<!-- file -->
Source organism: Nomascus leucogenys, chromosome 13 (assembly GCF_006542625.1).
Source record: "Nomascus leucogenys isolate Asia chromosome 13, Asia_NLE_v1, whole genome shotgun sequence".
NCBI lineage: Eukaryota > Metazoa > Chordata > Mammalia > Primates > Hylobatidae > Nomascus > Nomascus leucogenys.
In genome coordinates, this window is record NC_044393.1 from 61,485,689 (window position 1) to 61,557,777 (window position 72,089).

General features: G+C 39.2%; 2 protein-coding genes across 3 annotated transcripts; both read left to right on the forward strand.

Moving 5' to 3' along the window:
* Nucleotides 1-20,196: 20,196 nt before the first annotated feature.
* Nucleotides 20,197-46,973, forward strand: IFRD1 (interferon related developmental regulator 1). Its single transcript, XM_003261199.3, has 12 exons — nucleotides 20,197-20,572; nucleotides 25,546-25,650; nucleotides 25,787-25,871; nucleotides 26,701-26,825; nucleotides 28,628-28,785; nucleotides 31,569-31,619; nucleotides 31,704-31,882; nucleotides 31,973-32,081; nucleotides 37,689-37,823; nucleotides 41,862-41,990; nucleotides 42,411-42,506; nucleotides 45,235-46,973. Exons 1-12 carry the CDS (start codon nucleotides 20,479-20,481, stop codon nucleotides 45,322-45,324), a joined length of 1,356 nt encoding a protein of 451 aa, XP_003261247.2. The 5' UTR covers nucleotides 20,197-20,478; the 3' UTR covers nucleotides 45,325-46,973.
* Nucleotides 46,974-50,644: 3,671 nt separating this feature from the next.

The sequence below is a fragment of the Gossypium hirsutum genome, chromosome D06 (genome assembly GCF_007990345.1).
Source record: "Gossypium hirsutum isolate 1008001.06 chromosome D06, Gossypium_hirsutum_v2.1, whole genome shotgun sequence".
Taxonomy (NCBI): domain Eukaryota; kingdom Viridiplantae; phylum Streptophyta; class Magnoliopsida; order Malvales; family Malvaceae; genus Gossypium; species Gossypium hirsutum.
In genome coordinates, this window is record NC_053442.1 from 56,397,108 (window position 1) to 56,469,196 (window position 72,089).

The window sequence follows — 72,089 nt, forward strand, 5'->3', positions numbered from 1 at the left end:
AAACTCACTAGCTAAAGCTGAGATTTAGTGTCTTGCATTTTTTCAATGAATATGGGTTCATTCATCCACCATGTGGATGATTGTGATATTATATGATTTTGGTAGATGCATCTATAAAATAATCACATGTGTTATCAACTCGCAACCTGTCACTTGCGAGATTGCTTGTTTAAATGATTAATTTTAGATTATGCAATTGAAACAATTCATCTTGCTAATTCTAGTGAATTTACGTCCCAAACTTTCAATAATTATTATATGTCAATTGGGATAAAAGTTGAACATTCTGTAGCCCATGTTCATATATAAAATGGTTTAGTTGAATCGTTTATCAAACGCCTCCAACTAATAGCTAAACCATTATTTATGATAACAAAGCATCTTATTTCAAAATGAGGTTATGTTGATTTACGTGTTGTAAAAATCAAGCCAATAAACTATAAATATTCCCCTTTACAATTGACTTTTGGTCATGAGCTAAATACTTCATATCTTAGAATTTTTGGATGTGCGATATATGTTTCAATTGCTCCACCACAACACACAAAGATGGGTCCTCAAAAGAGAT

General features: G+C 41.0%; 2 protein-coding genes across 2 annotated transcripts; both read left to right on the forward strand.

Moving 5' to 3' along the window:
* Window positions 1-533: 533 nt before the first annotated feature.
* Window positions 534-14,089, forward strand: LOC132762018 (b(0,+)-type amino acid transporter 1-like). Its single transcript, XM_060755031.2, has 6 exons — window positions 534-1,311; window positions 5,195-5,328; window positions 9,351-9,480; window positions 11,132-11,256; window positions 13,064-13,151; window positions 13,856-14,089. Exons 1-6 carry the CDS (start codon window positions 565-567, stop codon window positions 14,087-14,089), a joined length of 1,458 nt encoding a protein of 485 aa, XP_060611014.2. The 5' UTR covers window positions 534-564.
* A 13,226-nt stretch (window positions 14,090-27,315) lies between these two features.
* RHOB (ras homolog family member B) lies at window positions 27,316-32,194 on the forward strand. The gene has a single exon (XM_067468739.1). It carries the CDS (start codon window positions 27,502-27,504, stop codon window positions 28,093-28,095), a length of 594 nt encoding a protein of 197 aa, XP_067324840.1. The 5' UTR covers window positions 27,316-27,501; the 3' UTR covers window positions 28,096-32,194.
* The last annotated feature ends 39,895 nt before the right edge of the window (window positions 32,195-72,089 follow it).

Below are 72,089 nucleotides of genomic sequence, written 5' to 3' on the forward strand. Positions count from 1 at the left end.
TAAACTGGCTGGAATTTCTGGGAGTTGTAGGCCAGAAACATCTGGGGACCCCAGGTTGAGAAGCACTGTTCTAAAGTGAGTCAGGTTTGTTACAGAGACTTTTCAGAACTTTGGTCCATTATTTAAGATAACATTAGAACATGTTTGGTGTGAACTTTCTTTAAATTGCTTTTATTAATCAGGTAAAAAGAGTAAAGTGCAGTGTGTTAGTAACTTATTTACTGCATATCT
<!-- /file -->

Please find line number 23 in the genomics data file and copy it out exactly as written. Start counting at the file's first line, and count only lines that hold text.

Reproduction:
Below are 72,089 nucleotides of genomic sequence, written 5' to 3' on the forward strand. Positions count from 1 at the left end.